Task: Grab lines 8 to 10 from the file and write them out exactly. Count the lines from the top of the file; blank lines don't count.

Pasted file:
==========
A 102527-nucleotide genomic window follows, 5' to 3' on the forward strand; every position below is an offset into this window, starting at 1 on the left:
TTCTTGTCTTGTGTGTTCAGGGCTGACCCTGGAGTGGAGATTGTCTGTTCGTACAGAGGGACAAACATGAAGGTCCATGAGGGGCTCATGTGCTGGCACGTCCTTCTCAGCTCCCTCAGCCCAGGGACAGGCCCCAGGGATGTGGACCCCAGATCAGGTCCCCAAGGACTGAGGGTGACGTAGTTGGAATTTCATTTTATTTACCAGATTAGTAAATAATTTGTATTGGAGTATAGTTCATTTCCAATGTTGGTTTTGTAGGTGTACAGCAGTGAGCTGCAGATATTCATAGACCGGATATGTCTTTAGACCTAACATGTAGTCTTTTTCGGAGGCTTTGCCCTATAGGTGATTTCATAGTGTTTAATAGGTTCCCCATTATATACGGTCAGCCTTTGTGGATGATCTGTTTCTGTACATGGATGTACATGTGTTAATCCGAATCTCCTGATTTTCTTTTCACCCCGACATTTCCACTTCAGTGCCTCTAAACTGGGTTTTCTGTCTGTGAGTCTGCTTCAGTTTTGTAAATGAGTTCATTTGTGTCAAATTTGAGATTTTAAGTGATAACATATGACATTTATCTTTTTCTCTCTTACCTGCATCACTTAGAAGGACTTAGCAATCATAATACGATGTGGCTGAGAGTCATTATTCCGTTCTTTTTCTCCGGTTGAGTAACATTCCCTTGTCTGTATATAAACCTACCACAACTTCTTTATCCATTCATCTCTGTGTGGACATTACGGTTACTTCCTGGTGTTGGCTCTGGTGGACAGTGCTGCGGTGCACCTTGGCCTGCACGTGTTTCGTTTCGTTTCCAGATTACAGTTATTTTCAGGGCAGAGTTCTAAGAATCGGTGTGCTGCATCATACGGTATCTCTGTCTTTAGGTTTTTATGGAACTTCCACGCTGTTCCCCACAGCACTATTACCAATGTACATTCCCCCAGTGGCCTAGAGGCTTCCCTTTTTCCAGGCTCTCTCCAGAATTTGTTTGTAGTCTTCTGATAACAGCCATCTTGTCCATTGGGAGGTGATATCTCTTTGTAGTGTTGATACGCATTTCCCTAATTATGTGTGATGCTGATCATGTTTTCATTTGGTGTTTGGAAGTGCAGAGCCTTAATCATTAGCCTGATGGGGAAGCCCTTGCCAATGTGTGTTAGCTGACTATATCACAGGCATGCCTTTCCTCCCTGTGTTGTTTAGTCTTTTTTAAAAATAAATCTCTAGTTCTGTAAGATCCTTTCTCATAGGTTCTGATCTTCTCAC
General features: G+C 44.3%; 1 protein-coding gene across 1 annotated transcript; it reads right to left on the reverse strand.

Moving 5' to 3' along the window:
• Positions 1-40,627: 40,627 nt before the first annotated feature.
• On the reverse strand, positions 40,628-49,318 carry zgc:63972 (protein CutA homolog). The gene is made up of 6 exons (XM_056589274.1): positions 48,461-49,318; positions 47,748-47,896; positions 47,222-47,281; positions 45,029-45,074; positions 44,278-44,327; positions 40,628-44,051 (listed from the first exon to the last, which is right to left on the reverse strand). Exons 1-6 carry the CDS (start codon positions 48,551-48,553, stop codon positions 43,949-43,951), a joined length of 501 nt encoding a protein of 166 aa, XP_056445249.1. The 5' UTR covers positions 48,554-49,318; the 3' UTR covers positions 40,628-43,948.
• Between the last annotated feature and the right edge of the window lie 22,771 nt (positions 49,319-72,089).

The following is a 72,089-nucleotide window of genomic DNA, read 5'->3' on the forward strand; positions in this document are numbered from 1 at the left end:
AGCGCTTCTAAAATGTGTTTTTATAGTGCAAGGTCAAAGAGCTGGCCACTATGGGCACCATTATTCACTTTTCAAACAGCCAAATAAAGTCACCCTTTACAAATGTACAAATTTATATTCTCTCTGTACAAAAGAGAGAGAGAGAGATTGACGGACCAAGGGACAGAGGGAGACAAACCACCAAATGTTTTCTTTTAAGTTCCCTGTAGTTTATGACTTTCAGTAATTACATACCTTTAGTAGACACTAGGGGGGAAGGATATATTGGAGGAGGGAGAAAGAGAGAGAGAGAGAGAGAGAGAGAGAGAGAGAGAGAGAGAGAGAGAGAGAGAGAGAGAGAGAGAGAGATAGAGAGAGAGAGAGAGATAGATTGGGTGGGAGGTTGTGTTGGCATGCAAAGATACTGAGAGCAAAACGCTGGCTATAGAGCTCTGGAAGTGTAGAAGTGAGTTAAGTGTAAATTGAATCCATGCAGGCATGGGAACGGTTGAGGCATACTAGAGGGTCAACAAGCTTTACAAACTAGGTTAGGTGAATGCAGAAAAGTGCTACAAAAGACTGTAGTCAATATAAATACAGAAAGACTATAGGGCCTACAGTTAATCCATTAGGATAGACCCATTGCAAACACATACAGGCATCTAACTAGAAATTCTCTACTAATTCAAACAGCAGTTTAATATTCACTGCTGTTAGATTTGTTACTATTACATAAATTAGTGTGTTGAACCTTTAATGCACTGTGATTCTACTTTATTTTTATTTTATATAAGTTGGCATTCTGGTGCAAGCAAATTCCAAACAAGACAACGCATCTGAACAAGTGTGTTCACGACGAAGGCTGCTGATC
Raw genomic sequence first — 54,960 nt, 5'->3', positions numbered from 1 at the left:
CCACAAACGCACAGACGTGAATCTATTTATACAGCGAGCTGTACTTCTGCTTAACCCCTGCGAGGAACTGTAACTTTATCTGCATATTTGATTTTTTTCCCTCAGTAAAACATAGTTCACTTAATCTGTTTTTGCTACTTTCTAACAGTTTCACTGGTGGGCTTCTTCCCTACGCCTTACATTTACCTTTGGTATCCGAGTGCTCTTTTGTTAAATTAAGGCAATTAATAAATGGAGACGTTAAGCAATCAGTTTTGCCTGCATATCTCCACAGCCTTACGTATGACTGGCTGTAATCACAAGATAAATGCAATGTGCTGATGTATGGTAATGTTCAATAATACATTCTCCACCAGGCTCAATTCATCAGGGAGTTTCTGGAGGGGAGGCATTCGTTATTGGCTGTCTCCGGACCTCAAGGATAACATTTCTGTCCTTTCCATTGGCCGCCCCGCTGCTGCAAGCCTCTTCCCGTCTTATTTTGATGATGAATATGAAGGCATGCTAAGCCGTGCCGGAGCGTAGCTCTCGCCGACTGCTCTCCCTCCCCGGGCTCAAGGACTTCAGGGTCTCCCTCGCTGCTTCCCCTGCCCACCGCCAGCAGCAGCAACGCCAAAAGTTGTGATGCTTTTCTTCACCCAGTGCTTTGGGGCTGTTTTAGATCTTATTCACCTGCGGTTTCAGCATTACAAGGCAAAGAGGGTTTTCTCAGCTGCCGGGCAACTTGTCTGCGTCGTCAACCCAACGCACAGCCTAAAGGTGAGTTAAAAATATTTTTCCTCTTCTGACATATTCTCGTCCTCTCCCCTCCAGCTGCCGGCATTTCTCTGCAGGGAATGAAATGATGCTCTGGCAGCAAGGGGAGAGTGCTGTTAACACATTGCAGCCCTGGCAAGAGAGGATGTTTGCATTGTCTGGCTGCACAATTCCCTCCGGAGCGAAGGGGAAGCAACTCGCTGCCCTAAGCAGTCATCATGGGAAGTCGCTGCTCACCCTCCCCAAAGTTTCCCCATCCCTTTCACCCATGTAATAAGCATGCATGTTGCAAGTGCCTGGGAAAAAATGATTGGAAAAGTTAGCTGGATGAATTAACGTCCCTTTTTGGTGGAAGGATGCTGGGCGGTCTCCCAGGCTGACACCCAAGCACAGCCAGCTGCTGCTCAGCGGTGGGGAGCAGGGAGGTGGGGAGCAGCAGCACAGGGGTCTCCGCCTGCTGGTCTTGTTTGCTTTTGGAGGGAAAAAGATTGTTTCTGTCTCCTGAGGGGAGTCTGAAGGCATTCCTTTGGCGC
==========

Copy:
The following is a 72,089-nucleotide window of genomic DNA, read 5'->3' on the forward strand; positions in this document are numbered from 1 at the left end:
AGCGCTTCTAAAATGTGTTTTTATAGTGCAAGGTCAAAGAGCTGGCCACTATGGGCACCATTATTCACTTTTCAAACAGCCAAATAAAGTCACCCTTTACAAATGTACAAATTTATATTCTCTCTGTACAAAAGAGAGAGAGAGAGATTGACGGACCAAGGGACAGAGGGAGACAAACCACCAAATGTTTTCTTTTAAGTTCCCTGTAGTTTATGACTTTCAGTAATTACATACCTTTAGTAGACACTAGGGGGGAAGGATATATTGGAGGAGGGAGAAAGAGAGAGAGAGAGAGAGAGAGAGAGAGAGAGAGAGAGAGAGAGAGAGAGAGAGAGAGAGAGAGAGAGATAGAGAGAGAGAGAGAGATAGATTGGGTGGGAGGTTGTGTTGGCATGCAAAGATACTGAGAGCAAAACGCTGGCTATAGAGCTCTGGAAGTGTAGAAGTGAGTTAAGTGTAAATTGAATCCATGCAGGCATGGGAACGGTTGAGGCATACTAGAGGGTCAACAAGCTTTACAAACTAGGTTAGGTGAATGCAGAAAAGTGCTACAAAAGACTGTAGTCAATATAAATACAGAAAGACTATAGGGCCTACAGTTAATCCATTAGGATAGACCCATTGCAAACACATACAGGCATCTAACTAGAAATTCTCTACTAATTCAAACAGCAGTTTAATATTCACTGCTGTTAGATTTGTTACTATTACATAAATTAGTGTGTTGAACCTTTAATGCACTGTGATTCTACTTTATTTTTATTTTATATAAGTTGGCATTCTGGTGCAAGCAAATTCCAAACAAGACAACGCATCTGAACAAGTGTGTTCACGACGAAGGCTGCTGATC
Raw genomic sequence first — 54,960 nt, 5'->3', positions numbered from 1 at the left: